Sunday, December 17, 2006

Mistletoe, Holly wreaths and Christmas trees

In the course of researching some events during and after WW2 I came across an interesting family 'Christmas story' in the West Cumbrian local newspaper 'The Whitehaven News' from Thursday 19 December 1946. This was about the local supply situation of Christmas trees, mistletoe and holly. Many servicemen had only returned to civilian life during 1946. For many families this was the first time in many years they would all "... be home for Christmas" but it seems there was a shortage of many of the basic decorations people wanted for their homes.

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Blogger ritsonvaljos said...

According to the 1946 newspaper article the Lake District (which is wholly in present-day Cumbria) is described as being "... the English home of Christmas trees". However, even the local shops in Cumbria in 1946 smaller trees (three to four feet high) for use in homes were in short supply and were having to be imported from southern England. Where Christmas trees were available, prices ranged from 1/- to 2/6d per foot of tree (i.e. one shilling to two shillings and sixpence). There was better news regarding supplies of larger Christmas trees which it says were in plentiful supply in the Lake District and being exported.

Unfortunately for young (and old) people in love the newspaper article also refers to mistletoe being "... very scarce and very expensive in the Lake District". The wholesale price was 4d per ounce. As the song might have said, Mummy was going to find it difficult to kiss Santa Claus underneath the mistletoe at night (at least in 1946)! There was better news about holly: it was said to be plentiful and "... very well berried". The wholesale price was 25 shillings per hundredweight. Among the dealers who had travelled to the Lake District for their seasonal supply of holly were some from central and South Lancashire. Holly could be used for wreaths, either to place on the outside of the front door or to place on the graves of loved ones in the local cemetery. Holly is still used to make wreaths at Christmastime to this day and, in Cumbria at least, are still placed on graves of loved ones just before Christmas each year.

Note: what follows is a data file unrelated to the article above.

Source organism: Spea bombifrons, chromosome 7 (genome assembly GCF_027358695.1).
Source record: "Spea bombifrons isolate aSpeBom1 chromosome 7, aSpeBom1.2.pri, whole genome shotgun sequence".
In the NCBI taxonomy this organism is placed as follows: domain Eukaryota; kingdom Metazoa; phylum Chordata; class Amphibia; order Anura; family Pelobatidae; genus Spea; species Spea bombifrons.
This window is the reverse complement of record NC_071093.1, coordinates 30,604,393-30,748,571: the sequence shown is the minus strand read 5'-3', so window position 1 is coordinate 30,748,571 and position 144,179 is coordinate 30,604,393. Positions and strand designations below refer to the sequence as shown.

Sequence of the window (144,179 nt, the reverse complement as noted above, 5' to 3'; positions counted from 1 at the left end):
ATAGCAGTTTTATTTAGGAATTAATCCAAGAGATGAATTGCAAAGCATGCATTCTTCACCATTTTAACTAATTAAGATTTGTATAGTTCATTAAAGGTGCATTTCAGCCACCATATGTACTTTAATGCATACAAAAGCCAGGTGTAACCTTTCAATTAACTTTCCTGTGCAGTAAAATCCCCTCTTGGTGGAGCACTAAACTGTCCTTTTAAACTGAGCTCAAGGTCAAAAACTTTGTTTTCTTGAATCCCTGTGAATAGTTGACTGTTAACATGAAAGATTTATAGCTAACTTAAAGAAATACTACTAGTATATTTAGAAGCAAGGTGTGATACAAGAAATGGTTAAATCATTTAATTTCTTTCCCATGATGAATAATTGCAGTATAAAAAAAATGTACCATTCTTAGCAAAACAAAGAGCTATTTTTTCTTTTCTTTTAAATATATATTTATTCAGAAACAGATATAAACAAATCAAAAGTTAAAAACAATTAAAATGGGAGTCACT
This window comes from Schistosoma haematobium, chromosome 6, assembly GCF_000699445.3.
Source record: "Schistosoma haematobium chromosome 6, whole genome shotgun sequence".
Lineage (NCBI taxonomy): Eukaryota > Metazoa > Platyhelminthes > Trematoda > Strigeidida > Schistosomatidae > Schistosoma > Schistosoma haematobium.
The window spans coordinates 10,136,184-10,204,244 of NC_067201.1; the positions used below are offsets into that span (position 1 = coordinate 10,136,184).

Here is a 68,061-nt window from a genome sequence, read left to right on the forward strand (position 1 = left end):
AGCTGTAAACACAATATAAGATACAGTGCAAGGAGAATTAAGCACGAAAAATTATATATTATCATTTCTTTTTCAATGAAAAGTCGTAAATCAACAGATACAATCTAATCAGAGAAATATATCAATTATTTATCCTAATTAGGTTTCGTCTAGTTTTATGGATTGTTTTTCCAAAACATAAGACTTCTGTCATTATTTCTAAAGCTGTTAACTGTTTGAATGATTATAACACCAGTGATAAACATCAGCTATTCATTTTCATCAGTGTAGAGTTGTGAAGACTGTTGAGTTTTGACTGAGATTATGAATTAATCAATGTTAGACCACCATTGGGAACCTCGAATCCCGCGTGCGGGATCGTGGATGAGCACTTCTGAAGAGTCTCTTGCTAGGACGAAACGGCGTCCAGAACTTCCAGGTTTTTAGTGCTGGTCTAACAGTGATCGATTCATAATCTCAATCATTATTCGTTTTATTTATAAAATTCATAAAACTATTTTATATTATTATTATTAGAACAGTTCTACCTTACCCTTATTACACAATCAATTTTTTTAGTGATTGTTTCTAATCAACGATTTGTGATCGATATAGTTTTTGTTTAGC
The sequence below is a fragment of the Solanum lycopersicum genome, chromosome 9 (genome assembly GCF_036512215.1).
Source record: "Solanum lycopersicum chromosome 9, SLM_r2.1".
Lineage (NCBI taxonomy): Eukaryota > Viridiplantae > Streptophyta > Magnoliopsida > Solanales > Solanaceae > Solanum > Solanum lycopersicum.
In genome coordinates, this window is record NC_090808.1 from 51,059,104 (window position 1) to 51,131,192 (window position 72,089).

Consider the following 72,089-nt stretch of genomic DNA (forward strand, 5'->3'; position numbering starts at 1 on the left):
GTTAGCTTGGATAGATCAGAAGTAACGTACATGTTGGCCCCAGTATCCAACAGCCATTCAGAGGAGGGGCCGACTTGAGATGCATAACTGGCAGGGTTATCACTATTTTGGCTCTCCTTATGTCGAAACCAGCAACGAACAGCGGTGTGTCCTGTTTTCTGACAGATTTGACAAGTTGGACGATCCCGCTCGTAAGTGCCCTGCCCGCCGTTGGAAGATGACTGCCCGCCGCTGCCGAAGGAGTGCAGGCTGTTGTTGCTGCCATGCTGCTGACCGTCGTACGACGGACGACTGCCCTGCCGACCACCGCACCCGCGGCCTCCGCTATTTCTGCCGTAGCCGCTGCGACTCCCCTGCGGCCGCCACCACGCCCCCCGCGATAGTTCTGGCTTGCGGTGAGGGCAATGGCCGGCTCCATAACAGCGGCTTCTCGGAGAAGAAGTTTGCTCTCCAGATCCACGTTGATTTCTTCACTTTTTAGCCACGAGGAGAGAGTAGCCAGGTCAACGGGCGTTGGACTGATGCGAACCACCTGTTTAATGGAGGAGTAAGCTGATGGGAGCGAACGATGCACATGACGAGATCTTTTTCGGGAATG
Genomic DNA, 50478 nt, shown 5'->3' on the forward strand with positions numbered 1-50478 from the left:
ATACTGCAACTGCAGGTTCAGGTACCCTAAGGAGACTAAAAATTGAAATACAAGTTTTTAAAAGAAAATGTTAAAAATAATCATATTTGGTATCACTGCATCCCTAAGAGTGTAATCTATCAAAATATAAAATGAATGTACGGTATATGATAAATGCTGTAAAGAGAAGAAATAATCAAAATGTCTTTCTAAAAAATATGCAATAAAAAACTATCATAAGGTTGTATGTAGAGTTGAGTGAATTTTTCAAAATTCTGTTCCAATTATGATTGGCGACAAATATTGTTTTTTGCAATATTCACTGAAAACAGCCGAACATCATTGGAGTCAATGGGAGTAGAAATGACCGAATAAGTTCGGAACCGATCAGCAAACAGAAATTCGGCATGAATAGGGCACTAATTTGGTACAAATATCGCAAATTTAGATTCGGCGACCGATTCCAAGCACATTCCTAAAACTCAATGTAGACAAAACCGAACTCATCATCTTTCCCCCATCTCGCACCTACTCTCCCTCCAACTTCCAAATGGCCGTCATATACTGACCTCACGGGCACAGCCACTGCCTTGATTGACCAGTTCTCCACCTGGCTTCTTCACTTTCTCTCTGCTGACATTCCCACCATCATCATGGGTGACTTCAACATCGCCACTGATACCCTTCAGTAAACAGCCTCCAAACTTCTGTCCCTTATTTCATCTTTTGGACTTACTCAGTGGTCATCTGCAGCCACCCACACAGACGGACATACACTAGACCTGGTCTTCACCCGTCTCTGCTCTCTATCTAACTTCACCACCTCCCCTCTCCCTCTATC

So that was Christmas in 1946. How much was it different to the Christmas times between 1939 and 1945? Other contributors to this forum will have their own memories of what they feel was different for them, and what was much the same.

Sunday, 17 December, 2006  
Blogger ritsonvaljos said...

Your Christmas sounds much like the ones I remember from my own childhood in the 1960s. The Arthur Mee "Children's Encyclopedia" edition we had was really bought for my older sister, but I made good use of it as well. I still have it AND look through some of the the volumes occasionally.

For those in the Forces, I have heard it is the one day in the year that officers serve up lunch for the ORs. At Christmas 1914 some of my relatives were in the trenches on the Western Front when they met with the Germans in "No Man's Land". Sadly, it did not lead to a peace settlement and look what happened between then and 1918.

Anyway, all the best to you Frank and all the other contributors.

Thursday, 21 December, 2006  

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